The Great Recession of 2008-09 drew national attention to the scale of pension and other post-employment benefit (largely retiree healthcare) underfunding (Joyce, 2013). It is estimated that in 2009 the 61 largest cities in the US had unfunded pension and retiree health benefits liabilities equal to $217 billion (The Pew Charitable Trusts, 2013). Pension costs have been cited throughout the recession period as one of the most challenging--second only to health care and higher than public safety and infrastructure costs--for city officials to manage (Hoene and Pagano, 2013). To mitigate losses most states and many local entities made modifications to their pension plans including changing benefits and/or rate structures, cuts in cost-of-living adjustments for current retirees, and/or pursuing the issuance of pension obligation bonds (Munnell, Aubry and Cararrelli, 2014). These efforts coupled with the financial market rebound has resulted in the recovery of most pension losses. The fact remains, however, that pension funding was not and has not been maintained at levels necessary to meet anticipated obligations (Martell, Kioko and Moldogaziev, 2013).
The primary interest driving this study is the effects of institutional structures and constraints on pension and OPEB funding at the municipal level. Whether it is the attention received during the recession and/or the discussion of recent pension and other post-employment benefit (OPEB) fund reporting standards (GASB 43/45 and 67/68) (1) that spurred these works, several recent studies of pension and OPEB funding have helped our understanding of institutional influences on their funding levels. In addition, scholars have also begun to study locally administered pension plans which is important since 3,196 of the 3,418 state and local administered plans are managed by local governments (Martell et al., 2013). According to Martell, Kioko and Moldogaziev (2013), "The financial health of any government is inextricably linked to the funded status of all its defined benefit plans and other post-employment benefit (OPEB) programs" (29). This study complements and expands on existing research by focusing on cities (as opposed to states), using a cross-section of fiscal data that extends well beyond the largest US cities and incorporates institutional variables not yet thoroughly examined within the context of pension funding. The paper follows with a review of existing research on pension and OPEB funding, an explanation of our TELs measure, methodology, results and concluding remarks.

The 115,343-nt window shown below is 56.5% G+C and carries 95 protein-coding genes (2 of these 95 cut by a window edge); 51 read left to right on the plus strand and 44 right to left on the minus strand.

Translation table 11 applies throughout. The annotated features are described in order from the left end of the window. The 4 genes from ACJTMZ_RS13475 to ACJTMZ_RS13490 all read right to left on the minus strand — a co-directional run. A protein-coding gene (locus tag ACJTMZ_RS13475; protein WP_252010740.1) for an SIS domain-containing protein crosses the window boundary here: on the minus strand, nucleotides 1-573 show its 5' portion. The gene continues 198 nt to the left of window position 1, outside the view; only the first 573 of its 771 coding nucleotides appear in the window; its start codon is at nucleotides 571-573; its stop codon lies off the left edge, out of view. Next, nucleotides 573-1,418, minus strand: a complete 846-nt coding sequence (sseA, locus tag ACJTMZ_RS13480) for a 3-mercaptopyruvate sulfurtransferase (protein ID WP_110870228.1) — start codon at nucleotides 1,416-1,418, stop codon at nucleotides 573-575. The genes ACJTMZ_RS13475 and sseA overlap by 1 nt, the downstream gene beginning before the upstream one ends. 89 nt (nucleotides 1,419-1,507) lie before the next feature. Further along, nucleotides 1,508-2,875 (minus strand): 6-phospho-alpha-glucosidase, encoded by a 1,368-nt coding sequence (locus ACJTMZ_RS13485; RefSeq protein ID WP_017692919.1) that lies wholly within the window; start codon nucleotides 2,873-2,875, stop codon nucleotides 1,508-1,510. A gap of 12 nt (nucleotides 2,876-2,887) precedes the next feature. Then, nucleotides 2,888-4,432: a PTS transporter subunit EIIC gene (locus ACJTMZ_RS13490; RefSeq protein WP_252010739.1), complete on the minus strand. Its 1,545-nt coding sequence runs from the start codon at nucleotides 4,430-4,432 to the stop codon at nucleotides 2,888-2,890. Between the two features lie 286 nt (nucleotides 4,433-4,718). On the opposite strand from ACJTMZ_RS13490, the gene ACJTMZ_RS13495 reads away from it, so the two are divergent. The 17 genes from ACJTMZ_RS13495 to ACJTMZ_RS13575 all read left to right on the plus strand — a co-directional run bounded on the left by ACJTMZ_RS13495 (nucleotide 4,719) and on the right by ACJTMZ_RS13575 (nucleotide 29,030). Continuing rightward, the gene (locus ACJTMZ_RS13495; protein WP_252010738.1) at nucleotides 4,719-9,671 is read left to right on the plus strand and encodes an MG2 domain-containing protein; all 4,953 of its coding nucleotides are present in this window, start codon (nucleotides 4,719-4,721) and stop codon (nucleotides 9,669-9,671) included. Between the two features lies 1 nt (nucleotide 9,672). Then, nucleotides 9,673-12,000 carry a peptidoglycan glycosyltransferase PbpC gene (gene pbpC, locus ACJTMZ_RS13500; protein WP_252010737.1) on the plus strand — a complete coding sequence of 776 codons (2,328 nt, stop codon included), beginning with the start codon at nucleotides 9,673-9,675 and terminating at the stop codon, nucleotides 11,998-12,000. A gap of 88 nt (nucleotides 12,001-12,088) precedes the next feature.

The theoretical framework in which this paper is couched is the intersection between institutional effects and professional governance theory applied to pension and OPEB funding during periods of fiscal stress. Fiscal stress literature has thoroughly examined the array of actions taken by governments during periods of economic downturns. One of the more frequently cited is Levine's article, "Organizational Decline and Cutback Management" (1978). Levine's works during that era (1978, 1980, Levine, Rubin and Wolohojian, 1981) postulates that the actions taken by governments to counteract fiscal stress are contingent on the degree of stress faced by the entity. More recent studies have found similar results (Nelson, 2012; Scorsone and Plerhoples, 2010; Maher and Deller, 2007). One of the more recent and detailed studies by Hendrick (2011) finds similar response strategies by local governments in the Chicago metropolitan area. According to Hendrick, at the least severe level of fiscal stress public entities are able to manage through short-term fixes such as drawing down fund balances and reducing capital expenditures (2011). In more severe cases, entities close facilities, lay off personnel, sell assets and increase visible taxes such as property taxes (2011). In between those extreme cases of fiscal stress, Hendrick suggests that common strategies include increasing employee costs for benefit and retirement, and reducing pension contributions (2011).
The effects of fiscal stress on pension funding have been studied over the years and the findings are consistent with Hendrick's assertion: during periods of fiscal stress, public entities look to modifying pensions as a strategy for reducing short-term expenditures (Inman, 1982; Mitchell and Smith, 1994). Eaton and Nofsinger's (2004) cross-sectional study of state and local defined-benefit pension funding finds that entities with relatively worse fiscal position --measured as debt and interest costs as a percentage of revenue--tended to have poorer funded pensions and more optimistic accounting assumptions. Similarly, in their study of Public Choice Theory, Schneider and Damanpour (2002) argue that in response to public desire for fully funded pensions, plans that are affected by political pressure, such as through the composition of the entity overseeing the plan's management, will tend to be better funded. However, when the costs associated with fully funding pensions are high, i.e., when facing fiscal pressures (measured as debt levels), plan funding will decrease. Chaney, Copley and Stone (2002) offer similar findings, but add institutional constraints to the discussion of pension funding. In their state-level study, it was found that, ".... fiscally stressed states that are required to balance their budgets both underfund their pensions and select discount rates which obscure the underfunding" (287). The authors conclude that in the spirit of forcing fiscal discipline, balanced budget requirements may also have unintended consequences which, in this case, includes underfunded pensions (288).